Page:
Vaccinations can protect your dog against serious infectious illnesses, but they aren’t one size fits all. Your veterinarian will help you select the vaccines your dog needs based on age, health status, lifestyle and other risk factors. Even though he may not need vaccines that often, your dog should have a veterinary checkup every six to twelve months.
Core vaccines are those recommended for nearly every dog. Core vaccines for dogs are Canine Distemper, Canine Adenovirus-2, Parvovirus, and Rabies. The first three are usually combined in a single injection given to puppies starting at 6-8 weeks of age and boostered every 3-4 weeks until at least sixteen weeks of age. Thereafter, the combination vaccine is repeated every 1-3 years. Rabies vaccination is given first at 12 to 16 weeks of age and boostered one year later. After that, the Rabies vaccine is repeated every one to three years depending on the laws in your area.
Canine Distemper is a serious, highly contagious disease. It weakens the immune system, leaving infected dogs vulnerable to other infections. Symptoms include fever, coughing, green nasal and eye discharge, vomiting, diarrhea, dehydration, loss of appetite, thickened toe pads, muscle twitching, seizures, and blindness. Puppies are most susceptible. Distemper is fatal in up to 90% of cases. Fortunately, the vaccination is very effective if given prior to the dogs exposure.
There are two forms of Canine Adenovirus, CAV-1 and CAV-2. Vaccination with CAV-2 provides protection against both. CAV-1 is the cause of Infectious Canine Hepatitis, which damages the liver. CAV-2 is one of several organisms that can cause Infectious Canine Tracheobronchitis, or Kennel Cough. Just as you would expect, the main sign is a persistent cough. Its spread mainly in places where large numbers of dogs are in close proximity, such as kennels, shelters, grooming facilities, or dog shows.
Canine Parvovirus (CPV) is a highly contagious disease affecting the digestive system. It can also weaken the immune system and damage the heart. Signs include fever, lethargy, vomiting, bloody diarrhea, dehydration and loss of appetite. It can be fatal, especially in puppies born to un-vaccinated mothers. Parvovirus treatment usually requires hospitalization.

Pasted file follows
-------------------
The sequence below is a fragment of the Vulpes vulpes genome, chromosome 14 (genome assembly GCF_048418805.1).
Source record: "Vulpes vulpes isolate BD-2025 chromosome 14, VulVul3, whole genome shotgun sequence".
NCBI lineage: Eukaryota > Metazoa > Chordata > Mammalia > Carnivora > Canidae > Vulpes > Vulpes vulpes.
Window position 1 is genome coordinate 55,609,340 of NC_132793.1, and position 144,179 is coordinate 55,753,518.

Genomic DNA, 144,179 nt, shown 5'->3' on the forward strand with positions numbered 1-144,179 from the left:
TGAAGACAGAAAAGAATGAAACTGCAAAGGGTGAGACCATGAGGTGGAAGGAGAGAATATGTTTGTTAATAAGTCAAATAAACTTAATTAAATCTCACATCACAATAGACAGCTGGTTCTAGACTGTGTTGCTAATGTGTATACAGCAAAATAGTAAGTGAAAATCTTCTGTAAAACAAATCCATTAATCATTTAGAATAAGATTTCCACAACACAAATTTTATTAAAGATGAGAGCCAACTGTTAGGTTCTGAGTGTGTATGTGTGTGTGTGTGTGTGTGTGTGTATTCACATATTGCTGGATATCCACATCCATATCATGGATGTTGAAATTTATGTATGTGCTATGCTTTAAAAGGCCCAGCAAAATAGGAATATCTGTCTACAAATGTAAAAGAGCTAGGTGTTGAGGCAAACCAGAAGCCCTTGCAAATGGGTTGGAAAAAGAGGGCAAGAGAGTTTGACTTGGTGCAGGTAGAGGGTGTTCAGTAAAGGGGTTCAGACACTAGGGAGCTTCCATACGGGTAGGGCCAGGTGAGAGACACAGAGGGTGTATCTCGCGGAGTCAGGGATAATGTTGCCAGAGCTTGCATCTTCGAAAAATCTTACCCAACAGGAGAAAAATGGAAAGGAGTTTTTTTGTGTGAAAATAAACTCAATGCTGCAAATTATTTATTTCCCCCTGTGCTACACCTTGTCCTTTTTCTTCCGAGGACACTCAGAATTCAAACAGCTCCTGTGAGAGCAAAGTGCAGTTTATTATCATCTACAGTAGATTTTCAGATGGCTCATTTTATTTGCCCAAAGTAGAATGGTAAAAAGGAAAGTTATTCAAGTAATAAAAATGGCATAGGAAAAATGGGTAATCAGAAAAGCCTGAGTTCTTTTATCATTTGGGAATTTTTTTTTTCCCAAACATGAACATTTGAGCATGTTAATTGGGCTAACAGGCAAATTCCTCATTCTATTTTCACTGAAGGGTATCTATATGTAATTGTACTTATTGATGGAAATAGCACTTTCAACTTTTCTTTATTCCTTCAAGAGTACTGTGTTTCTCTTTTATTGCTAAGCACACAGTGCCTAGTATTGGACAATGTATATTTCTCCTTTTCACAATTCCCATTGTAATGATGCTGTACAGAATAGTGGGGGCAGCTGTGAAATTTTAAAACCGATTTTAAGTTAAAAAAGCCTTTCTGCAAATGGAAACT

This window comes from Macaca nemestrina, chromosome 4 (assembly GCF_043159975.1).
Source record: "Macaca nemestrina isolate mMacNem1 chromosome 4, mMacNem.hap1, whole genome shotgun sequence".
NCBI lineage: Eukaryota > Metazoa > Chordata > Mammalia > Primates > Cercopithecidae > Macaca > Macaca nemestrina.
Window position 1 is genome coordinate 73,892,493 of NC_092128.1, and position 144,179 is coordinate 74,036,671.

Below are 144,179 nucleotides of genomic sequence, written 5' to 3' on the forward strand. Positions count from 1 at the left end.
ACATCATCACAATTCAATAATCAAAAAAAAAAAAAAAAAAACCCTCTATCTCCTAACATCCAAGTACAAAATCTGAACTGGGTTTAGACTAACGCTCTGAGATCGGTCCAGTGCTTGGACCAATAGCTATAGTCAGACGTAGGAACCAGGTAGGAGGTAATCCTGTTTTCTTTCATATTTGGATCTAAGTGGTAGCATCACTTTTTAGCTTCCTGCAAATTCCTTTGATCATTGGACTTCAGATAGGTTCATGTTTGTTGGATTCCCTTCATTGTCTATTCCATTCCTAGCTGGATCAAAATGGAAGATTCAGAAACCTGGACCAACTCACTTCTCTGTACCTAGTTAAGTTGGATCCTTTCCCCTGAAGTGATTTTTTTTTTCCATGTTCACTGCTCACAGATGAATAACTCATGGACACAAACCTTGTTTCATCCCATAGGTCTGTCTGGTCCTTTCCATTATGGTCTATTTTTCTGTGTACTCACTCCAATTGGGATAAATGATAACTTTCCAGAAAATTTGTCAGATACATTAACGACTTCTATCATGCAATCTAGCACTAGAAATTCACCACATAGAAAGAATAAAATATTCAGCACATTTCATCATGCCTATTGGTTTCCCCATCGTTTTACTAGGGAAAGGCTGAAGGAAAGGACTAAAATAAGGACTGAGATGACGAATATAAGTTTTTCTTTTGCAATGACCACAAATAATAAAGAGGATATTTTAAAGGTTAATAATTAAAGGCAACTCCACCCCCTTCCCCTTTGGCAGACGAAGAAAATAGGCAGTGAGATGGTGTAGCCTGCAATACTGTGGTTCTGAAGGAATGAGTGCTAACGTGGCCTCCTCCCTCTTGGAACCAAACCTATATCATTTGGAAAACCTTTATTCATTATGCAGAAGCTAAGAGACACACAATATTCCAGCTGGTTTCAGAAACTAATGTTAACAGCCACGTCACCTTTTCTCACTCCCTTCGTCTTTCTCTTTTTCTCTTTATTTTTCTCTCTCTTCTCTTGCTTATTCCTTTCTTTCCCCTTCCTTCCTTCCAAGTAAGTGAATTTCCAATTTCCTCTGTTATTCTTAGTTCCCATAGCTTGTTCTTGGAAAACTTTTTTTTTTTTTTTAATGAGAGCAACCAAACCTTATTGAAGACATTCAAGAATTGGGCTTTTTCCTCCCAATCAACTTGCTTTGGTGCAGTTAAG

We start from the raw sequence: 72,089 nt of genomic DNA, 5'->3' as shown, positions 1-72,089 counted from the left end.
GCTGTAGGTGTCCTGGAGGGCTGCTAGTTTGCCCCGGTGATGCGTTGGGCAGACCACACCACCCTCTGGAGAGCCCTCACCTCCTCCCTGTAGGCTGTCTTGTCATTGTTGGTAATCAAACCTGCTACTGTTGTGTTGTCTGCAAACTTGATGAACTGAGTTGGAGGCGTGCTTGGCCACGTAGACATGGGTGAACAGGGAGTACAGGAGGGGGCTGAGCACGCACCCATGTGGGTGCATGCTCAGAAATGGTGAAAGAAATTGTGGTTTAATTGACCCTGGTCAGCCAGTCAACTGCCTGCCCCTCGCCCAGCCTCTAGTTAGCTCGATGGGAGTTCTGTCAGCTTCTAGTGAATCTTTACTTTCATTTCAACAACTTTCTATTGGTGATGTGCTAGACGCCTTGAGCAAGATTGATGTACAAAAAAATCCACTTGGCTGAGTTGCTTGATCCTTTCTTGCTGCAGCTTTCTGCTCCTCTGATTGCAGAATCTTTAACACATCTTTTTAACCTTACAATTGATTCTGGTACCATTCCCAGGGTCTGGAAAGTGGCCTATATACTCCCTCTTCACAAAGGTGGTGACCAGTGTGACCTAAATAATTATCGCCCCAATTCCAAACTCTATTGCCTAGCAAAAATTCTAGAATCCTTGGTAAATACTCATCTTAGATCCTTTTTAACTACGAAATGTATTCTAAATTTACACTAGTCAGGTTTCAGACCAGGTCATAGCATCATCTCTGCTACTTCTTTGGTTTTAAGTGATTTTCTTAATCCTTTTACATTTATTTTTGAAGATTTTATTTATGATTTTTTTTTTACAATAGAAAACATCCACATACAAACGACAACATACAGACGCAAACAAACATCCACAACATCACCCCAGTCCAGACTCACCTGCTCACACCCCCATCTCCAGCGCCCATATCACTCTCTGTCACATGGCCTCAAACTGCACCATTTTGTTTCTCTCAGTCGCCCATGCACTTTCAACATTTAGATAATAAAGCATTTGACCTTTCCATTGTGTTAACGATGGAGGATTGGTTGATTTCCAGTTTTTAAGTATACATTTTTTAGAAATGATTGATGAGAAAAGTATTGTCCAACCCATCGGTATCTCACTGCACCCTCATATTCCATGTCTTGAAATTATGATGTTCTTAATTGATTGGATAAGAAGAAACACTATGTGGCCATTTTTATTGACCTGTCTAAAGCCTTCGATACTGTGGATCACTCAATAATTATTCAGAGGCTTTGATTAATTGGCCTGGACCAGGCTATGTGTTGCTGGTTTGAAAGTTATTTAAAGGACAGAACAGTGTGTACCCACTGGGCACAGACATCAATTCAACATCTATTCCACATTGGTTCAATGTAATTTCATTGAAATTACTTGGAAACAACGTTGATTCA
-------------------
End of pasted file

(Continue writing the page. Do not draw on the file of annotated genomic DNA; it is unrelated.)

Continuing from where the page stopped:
Rabies is an incurable disease of the nervous system that is nearly always fatal. Worse yet, it is transmitted between most animal species, including humans. Although rabies transmission requires direct body fluid contact, even indoor pets can be at risk since sick wild animals may enter homes. Regular rabies vaccination is mandated by law in most states.
A myriad of other vaccines are available for dogs. Your veterinarian can help you determine the right ones for your dog.
Infectious Canine Tracheobronchitis (Kennel Cough) is a treatable respiratory illness. It can be caused by CAV-2, Canine Para influenza, and Bordetella bronchiseptica. The combination vaccine normally given to dogs includes CAV-2 and Para influenza. Dogs at high risk of exposure to kennel cough can receive a more potent vaccine, given as nose drops or as an injection that protects against Bordetella as well. This is recommended for dogs that are boarded, groomed professionally, or taken to dog shows.
Leptospirosis is a serious illness that damages the kidneys and liver and can be transmitted to people. Unfortunately, the vaccine provides only moderate protection and can cause allergic reactions. Therefore, some veterinarians do not recommend vaccinating every dog. Dogs at highest risk of exposure are those that are exposed to water that may be contaminated by urine from wild animals or farm animals.
Lyme Disease causes sore joints, fever, and swollen lymph nodes. It is transmitted by ticks and can infect people too. Lyme disease is treatable with antibiotics if caught early. Vaccination for Lyme Disease is recommended for tick-exposed dogs in areas where the disease is common, such as the northeastern U.S.
Canine Coronavirus causes gastrointestinal illness similar to parvovirus, but milder. Because infection is mild and relatively uncommon in many areas, the vaccine is not recommended for all dogs.
Giardia is a parasitic organism that causes diarrhea and can infect other animals and people as well as dogs. Dogs that drink water contaminated by wild animal feces are at highest risk. The vaccine, however, provides only partial protection. Giardia infection can be treated with antibiotics.
Preventive Health Care Beyond Vaccinations
Preventive health care for your dog means more than just vaccinations. Checkups every six to twelve months can catch many health problems while they are easily treatable. Parasite control, good nutrition, and regular dental care are other keys to keeping your dog healthy for years to come.